Risi Competizione Race Engineer Rick Mayer is famously excellent at explaining the complex, and sometimes misunderstood black arts of prepping and engineering his race cars.
Here he takes wander through the process of the Le Mans Test Day as the team get ready to campaign the #85 Keating Motorsports/ Risi Competizione GTE AM class Ferrari 488 GTE in this year’s Le Mans 24 Hours.
Giuseppe Risi and Ben Keating, both business owners and automotive dealers in the state of Texas with racing connections, have joined forces for this years’ 24-hour race at the Circuit de la Sarthe in Le Mans, France. Keating, Jeroen Bleekemolen, and Luca Stolz will pilot the Keating Motorsports/Risi Competizione Ferrari 488 GTE.
The track is mostly public roads, except for the event days. The whole circuit is not available to test at any other time. The Le Mans test day is one of the most important test days of any series given the uniqueness of the venue.
This time of year Le Mans weather can be extremely variable: wet, dry, hot or cold. We need to maximize track time to understand the tire options in the different conditions; Michelin tire options are different than last year.
We need to finalize the race event starting setup and get all the drivers comfortable and familiar with the many alarms, buttons, dials and switches. All the #85 car drivers are new to this car and we’ll use the test day to acclimate them.
The circuit is 8.5 miles long and just under a four-minute lap for the GTEs. Telemetry coverage we hope will be near perfect this year; we had good coverage last year.
Radio and telemetry coverage are always a concern here as the track covers so much area. It takes nearly 15 minutes just to do one timed lap if you include the ‘out’ and ‘in’ laps.
We have a total of eight (8) hours of practice time for the Test day but the number of actual practice laps is low in comparison to a normal USA (or European) sprint race because of the long lap time. It almost always rains in testing and/or the race, just hope you have the setup and other essential testing sorted in the dry running.
There are five Ferrari F488’s, six Porsches and two Aston-Martins in the GTE-Am entry this year.
The Ferrari is the same car spec as last year; the Porsche is the mid-engine car that was homologated in GTE-Pro last year.
The Am class is more driver performance bias then the Pro class and the #85 car lineup is at the very top of the list of driver prowess.
It is highly unlikely any cars will show their true pace as the BoP (Balance of Performance) can be adjusted between the test and the race. All the manufacturers are hoping to keep what they have or get a BoP advantage for the race week.
First, you need a super reliable car; you have to finish to win.
It needs to be comfortable for all the drivers with no unpredictable handling tendencies. If the car is good in the Porsche curves it is probably good everywhere, that’s a good gauge.
The aero setup for Le Mans is like nowhere else we race.
Every car has a special homologated Le Mans-only aero package to reduce the downforce and drag for competitiveness and equality. The long straights here are so important, with three of them being over a mile long and two more over 4,000 feet; Teams will trim downforce to reduce drag for straight-line speed.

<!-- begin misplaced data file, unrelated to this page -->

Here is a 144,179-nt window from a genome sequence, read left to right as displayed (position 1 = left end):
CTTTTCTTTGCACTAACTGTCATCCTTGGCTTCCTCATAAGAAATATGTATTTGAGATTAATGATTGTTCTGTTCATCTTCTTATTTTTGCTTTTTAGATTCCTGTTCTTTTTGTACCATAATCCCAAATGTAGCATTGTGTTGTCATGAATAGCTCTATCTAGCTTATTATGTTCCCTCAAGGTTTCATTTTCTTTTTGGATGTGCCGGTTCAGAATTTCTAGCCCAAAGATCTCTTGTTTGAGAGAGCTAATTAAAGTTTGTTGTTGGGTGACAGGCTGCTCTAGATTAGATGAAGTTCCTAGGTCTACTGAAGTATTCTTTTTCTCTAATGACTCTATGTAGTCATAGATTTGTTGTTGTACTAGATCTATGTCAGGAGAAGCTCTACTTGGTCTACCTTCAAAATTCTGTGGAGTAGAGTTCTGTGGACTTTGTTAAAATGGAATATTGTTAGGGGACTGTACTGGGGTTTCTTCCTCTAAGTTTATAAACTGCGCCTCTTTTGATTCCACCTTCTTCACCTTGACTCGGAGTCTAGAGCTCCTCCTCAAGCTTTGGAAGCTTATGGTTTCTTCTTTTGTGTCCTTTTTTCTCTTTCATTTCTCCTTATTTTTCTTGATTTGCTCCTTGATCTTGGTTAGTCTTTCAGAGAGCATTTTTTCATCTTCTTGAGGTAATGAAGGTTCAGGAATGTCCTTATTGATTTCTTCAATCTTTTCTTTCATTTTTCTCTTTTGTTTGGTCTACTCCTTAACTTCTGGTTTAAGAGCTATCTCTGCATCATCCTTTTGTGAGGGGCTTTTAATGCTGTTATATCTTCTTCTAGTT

There is a limit to reduced downforce. If you go too far you are too slow off the corners leading onto the long straights and the actual maximum speed in those sections can be slower.
Part of the testing process is finding that limit.
Every manufacturer has and ACO/FIA homologated Le Mans kit to reduce drag and give some parity between the different makes of cars. This is mainly to reduce front downforce that you balance with a substantial reduction in rear wing angle. The reduced wing is the main drag reduction.
You need a good platform for the high speed and change of directions, so the setup is on the stiff side; there is only one slow corner at Le Mans. The majority of the track is smooth (surprisingly for every day roads), so there is not usually a grip issue.
Additionally, the track gains grip in the test as the track rubbers in. Of course, that is only if the rain doesn’t wash the rubber off! You always consider rain in the setup; seldom is the race totally dry. We had a great setup last year and the car build is the same. We don’t expect to be changing the setup much.
Test Day Methodology:
Teams only have two four-hour sessions with a one-hour break. It is a full day of running. In the first hour the track will be low grip, dusty and dirty on the public street parts of the circuit. The dust and dirt being sucked off the track by the cars will look like spray from rain. You need to get a handle on the setup at the test. During the event week you need to be in ‘race mode’ and concentrate on race prep (car, drivers, equipment, crew, pit work, etc.) and not setup.
All the GTE-Am cars will have three dry Michelin tire options to choose from, and multiple wet tire options; understanding the ‘windows’ these tires all work best in and cross over points will be one of the goals of this test. We will try and do long runs on tires, a stint being about an hour, to see how the balance changes and what the lap time degradation is throughout the run.
We need to determine when and if it is advantageous to multi-stint tires in the race. Le Mans technical regulations only allow a limited number of dry tire sets to be used in the race. The quantity is not enough to change tires on every stop for the whole race, so we will have to multi-stint most sets of tires; double stinting tires is typical at Le Mans.
If you have a good test and end with a comfortable reliable car and reasonably happy drivers then you can start working on race event planning and minor fine tuning of the car, drivers and crew for the race week.